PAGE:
A Multidisciplinary Workshop
The so-called ‘Hippolytos-statue’ is far more than one of the countless Roman antiquities to decorate the hallway of the Apostolic Vatican Library: it is the first known Christian, or Christianised, free-standing sculpture in history. Originating in the Pre-Constantinian era, it is one of the “Last Statues of Late Antiquity. Although the statue itself appears to be unspectacular at first sight, a closer look, however, reveals that it must be a ‘transvestite’: the bearded philosopher wears female underwear and is seated on a throne covered by inscriptions. The anomaly has its roots in the Renaissance reassembly of antique torso(s)/fragment(s) and in a “modern” completion by the antiquarian Pirro Ligorio (1512?-1583), a papal architect under popes Paul IV and Pius IV. Once identified with Hippolytus, an influential theologian, martyr and bishop of Portus, it was installed at various papal representative spaces over the centuries. This international expert’s workshop approaches the statue from multidisciplinary perspectives with the aim to reveal some of the statue’s well kept secrets.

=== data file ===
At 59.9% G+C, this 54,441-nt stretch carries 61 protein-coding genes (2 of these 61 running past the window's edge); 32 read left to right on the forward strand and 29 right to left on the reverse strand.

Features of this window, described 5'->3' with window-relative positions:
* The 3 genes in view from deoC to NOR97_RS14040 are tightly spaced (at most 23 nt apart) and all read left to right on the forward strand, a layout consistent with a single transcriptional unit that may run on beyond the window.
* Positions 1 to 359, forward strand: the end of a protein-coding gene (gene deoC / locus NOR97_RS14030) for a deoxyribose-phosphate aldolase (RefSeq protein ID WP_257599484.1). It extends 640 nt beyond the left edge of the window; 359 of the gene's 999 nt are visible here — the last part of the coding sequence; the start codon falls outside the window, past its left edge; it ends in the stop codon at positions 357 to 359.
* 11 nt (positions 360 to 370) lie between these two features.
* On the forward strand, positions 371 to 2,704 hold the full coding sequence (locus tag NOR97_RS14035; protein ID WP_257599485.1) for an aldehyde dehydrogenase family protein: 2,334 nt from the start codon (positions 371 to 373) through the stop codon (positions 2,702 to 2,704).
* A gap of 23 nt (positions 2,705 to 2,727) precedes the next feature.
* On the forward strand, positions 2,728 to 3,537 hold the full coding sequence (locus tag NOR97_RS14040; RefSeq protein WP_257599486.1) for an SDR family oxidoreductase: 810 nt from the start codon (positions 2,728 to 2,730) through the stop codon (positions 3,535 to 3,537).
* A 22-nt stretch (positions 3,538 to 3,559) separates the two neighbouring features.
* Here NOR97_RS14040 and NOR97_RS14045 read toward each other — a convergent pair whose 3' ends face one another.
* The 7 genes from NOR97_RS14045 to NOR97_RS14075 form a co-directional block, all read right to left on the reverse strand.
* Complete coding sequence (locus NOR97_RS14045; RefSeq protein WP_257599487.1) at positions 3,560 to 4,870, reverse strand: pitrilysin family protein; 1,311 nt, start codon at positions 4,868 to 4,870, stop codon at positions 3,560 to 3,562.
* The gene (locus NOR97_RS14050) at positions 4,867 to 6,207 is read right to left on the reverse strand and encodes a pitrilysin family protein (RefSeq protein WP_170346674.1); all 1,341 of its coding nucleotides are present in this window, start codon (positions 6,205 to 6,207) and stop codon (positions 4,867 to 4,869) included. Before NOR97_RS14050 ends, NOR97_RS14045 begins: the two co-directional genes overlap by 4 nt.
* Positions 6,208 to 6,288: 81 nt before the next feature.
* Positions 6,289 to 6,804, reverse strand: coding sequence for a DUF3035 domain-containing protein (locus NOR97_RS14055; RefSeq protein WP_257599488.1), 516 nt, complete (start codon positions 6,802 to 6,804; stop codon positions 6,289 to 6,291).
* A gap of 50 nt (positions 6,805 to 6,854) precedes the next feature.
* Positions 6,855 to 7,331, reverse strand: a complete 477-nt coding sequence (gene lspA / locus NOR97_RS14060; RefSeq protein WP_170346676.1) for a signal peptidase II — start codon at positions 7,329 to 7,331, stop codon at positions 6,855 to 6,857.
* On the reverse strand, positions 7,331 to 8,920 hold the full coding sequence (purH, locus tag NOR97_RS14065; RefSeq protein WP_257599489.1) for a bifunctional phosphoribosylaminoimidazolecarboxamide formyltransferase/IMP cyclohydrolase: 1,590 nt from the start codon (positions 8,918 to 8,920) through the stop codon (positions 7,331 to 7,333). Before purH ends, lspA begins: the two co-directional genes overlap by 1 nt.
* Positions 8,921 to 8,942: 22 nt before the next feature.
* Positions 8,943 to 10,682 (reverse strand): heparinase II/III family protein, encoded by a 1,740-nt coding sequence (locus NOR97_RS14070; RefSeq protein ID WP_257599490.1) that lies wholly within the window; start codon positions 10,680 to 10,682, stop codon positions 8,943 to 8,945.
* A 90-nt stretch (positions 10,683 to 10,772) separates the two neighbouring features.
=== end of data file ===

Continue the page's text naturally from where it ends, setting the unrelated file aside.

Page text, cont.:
Thursday and Friday, 02-03. September, 2021.
The workshop will take place at the house “Convent van Chièvres” located in the idyllic UNESCO World Heritige site Great Beguinage (Groot Begijnhof 39, Leuven).
Please note: Due to the pandemic situation, the number of the available seats are limited for those without presenting a paper. The workshop, however, will take place in a hybrid format and a link to the live feed will be provided for those who are previously expressed their interest and made a registration.
To register to the workshop, please either fill out the form below or, alternatively, send an email with your contact information, academic status/affiliation, and research interests to András Handl by September 1, 2021.
If you have any questions or remarks, please do not hesistate to contact András Handl.